The situation reflects a participant, P2G1, in his cabin when the GPA alarm begins sounding. In the next second, the PA announces that there is a FIRE in the galley. The participant clearly listened to the GPA, understood the PA announcement and made an intention to move to the primary muster location. In this situation, as shown in Table 6 (line 2A), P2G1 has perceived all the cues that led all the predicates to true. During simulation, the agent, was provided with the evidence predicates, L, BST, ST, HFO, and FPA, all having the Boolean values true. The ELDS module computed the probability of forming intention to move to the MESSHALL as 0.66. At the same time, the probability of moving to the LIFEBOAT station was found to be 0.43. Algorithm 1 decides the MESSHALL as the destination location during the interval t0 because the probability of HES has been calculated as 0.96 for the FIRE emergency. As the agent knows the plan about what to do in case of FIRE emergency, which is to move to the MESSHALL, the agent performs the action of moving to the MESSHALL.

Situation # 2B

Continuing the situation 2A, during the next half interval of time, i.e., t1, P2G1 received a PAPA alarm with the relevant PA, and perceived correctly all the available cues corresponding to the predicates as shown in Table 6 (line 2B). The participant decided to move to the LIFEBOAT station during t1. The agent, in simulating the participant P2G1, was given the same values of the predicates as was perceived by the participant, and the ELDS module arrived at the same result by computing the probability of moving to the LIFEBOAT station as 0.96.

Situation # 3A

In this situation, the participant P3G1 did not pay attention to the GPA alarm when it started sounding while the participant was in the cabin. Right from the beginning, P3G1 made an intention to move to the LIFEBOAT station. By watching P3G1’s replay video, no rationale could be found that explains why P3G1 did this, except that this behavior was dominant throughout all the scenarios in which P3G1 participated. The repeated use of the same decision irrespective of what a scenario demands may be considered as an example of similarity-matching and frequency bias [52] because all emergency scenarios considered here have similarities in terms of the cues, like smoke, fire, and alarms. Because P3G1 did not use the cues for decision-making, the predicates L, R, BST, HITR, HFO, FPA and HES are assigned the value false during t0, as shown in Table 6 (line 3A). The ELDS module (during simulation), correspondingly, resulted in low probabilities that ultimately brought the OBR-module in action. Here, the agent exploits the only available cue, which was the observation that there was smoke coming out of the MESSHALL vent, and therefore, the agent determined that MESSHALL is compromised. The CG: [MESSHALL]-(thme) → [Smoke] is used to initiate memory-based inference on the OBR-module. This CG is matched with the antecedent of CS-rule#1, which is a more general form in the ontology, and the consequent was generated as:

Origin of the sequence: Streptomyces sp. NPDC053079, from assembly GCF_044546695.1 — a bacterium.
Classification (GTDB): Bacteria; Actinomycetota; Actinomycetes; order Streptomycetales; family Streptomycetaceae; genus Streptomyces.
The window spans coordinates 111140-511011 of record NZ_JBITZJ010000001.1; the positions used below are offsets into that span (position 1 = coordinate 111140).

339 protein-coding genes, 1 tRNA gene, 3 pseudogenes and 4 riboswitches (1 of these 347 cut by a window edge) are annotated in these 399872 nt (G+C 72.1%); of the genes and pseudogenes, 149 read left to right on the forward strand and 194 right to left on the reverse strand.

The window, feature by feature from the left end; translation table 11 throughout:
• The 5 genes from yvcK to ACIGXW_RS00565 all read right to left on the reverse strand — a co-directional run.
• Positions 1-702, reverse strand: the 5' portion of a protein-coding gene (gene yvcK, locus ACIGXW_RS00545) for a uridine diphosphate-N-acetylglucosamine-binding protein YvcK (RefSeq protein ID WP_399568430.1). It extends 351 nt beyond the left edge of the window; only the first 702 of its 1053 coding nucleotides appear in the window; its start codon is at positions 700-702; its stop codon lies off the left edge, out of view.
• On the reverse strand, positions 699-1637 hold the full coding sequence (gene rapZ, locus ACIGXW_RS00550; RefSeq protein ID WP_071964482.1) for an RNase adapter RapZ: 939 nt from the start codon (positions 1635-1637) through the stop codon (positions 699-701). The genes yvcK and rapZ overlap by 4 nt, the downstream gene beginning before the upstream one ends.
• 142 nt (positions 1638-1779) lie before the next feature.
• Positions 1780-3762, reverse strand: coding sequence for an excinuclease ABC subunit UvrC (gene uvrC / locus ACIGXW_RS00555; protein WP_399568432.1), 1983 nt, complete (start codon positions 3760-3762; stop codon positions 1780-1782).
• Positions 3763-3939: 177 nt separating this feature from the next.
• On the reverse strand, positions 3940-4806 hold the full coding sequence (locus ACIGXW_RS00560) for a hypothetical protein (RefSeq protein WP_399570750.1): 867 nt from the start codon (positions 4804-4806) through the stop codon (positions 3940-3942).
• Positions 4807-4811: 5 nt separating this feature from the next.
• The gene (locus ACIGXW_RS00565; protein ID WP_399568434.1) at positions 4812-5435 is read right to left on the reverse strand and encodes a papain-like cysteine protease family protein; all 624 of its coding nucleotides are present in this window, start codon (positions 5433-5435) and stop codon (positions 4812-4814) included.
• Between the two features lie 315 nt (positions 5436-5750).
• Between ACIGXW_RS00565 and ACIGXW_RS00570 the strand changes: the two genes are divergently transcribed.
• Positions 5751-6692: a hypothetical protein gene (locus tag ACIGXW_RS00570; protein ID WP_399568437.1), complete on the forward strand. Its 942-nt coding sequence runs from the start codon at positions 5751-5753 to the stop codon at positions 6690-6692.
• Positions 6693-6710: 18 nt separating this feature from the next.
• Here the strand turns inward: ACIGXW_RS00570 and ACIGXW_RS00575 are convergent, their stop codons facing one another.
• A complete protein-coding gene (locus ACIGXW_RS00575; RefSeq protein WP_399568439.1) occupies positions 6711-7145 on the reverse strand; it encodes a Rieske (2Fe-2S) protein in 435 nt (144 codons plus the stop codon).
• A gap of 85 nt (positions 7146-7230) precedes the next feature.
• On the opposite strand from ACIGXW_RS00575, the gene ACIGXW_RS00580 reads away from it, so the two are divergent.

$$\begin{aligned} \left[ {\tt{MESSHALL}} \right] & \>- \\ & - \left( {\tt{attr}} \right) \to \left[ {\tt{Compromised}} \right], \\ & - \left( {\tt{expr}} \right) \to \left[ {\tt{Person}} \right]. \\ \end{aligned}$$
(6)
This result was further matched with other CS-rules. Since the antecedent of CS-rule#2 is matched with the above result, therefore, the final inference is made in the form of the CG in (7).
$$\begin{aligned} \left[ {\tt{MESSHALL}} \right] & \>- \\ & - \left( {\tt{attr}} \right) \to \left[ {\tt{Compromised}} \right], \\ & - \left( {\tt{thme}} \right) \to \left[ {\tt{Smoke}} \right], \\ & - \left( {\tt{expr}} \right) \to \left[ {\tt{Person}} \right] \leftarrow \left( {\tt{agnt}} \right) - \left[ {\tt{MoveTo}} \right] - \\ & - \left( {\tt{attr}} \right) \to \left[ {\tt{destination}} \right] - \left( {\tt{obj}} \right) \to \left[ {\tt{LIFEBOAT}} \right]. \\ \end{aligned}$$